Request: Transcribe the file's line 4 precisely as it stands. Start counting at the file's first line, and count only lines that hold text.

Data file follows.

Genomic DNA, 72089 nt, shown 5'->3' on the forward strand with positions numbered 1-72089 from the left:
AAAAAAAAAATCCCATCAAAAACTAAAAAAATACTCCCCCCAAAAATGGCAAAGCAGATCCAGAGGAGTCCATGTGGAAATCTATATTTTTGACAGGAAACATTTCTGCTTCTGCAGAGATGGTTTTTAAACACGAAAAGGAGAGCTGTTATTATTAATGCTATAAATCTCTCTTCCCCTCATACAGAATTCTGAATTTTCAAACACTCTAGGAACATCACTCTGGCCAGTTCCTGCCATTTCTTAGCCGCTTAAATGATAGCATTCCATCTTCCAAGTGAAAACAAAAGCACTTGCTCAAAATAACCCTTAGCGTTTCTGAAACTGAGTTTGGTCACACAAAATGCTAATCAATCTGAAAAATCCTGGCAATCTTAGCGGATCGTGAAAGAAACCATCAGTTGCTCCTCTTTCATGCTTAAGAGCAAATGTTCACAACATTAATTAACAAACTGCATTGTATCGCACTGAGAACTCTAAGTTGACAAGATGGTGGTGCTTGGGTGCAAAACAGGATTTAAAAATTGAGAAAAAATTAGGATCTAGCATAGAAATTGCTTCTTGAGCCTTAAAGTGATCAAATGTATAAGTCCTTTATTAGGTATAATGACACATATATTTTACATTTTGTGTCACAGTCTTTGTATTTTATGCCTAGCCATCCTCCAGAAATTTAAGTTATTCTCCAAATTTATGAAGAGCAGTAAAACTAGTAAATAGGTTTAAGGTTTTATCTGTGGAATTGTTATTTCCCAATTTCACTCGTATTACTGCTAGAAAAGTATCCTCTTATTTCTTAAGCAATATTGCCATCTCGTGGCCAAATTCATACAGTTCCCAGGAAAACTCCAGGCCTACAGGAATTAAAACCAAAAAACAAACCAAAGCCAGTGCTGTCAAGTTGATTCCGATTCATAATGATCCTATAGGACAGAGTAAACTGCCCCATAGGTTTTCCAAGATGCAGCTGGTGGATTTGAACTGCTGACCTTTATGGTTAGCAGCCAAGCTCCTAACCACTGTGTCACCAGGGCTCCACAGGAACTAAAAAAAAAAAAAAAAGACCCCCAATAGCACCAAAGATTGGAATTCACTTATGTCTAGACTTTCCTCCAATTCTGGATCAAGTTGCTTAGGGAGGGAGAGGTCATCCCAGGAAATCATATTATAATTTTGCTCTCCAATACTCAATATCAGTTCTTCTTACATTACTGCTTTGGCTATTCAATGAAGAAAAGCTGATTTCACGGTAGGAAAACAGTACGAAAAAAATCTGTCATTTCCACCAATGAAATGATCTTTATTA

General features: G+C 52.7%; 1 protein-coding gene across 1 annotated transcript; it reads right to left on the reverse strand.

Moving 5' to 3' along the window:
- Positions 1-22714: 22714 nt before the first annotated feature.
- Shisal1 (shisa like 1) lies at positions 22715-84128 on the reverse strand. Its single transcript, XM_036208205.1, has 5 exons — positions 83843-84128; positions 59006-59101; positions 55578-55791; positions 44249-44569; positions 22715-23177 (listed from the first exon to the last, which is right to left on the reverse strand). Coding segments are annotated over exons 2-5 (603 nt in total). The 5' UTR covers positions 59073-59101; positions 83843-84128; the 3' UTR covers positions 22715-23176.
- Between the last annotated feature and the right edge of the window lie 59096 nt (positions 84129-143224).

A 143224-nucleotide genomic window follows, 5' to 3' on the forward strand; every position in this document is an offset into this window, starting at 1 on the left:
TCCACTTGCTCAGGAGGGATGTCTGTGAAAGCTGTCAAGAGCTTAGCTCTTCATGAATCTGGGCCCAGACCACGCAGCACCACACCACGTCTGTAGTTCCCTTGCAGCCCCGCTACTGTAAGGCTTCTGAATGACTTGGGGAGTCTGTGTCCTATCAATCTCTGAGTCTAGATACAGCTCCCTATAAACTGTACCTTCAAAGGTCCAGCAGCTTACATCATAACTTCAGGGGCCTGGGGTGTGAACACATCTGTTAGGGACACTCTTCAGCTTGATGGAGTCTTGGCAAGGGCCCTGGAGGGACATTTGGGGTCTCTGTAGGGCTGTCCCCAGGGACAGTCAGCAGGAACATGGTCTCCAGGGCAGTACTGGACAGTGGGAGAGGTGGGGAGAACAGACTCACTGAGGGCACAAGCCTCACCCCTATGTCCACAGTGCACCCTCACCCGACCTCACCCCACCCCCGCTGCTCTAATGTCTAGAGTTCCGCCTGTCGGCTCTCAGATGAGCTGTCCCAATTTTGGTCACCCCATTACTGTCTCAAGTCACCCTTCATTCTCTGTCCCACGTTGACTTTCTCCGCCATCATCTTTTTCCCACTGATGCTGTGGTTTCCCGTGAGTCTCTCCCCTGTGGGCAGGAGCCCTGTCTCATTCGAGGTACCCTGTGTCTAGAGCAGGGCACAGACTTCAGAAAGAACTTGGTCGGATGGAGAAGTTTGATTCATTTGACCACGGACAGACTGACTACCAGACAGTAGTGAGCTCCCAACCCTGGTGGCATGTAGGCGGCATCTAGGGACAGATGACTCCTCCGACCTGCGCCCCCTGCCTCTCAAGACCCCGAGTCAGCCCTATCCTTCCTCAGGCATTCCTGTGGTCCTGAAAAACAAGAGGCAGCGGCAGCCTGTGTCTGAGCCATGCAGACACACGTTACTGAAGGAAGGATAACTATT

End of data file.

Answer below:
Moving 5' to 3' along the window: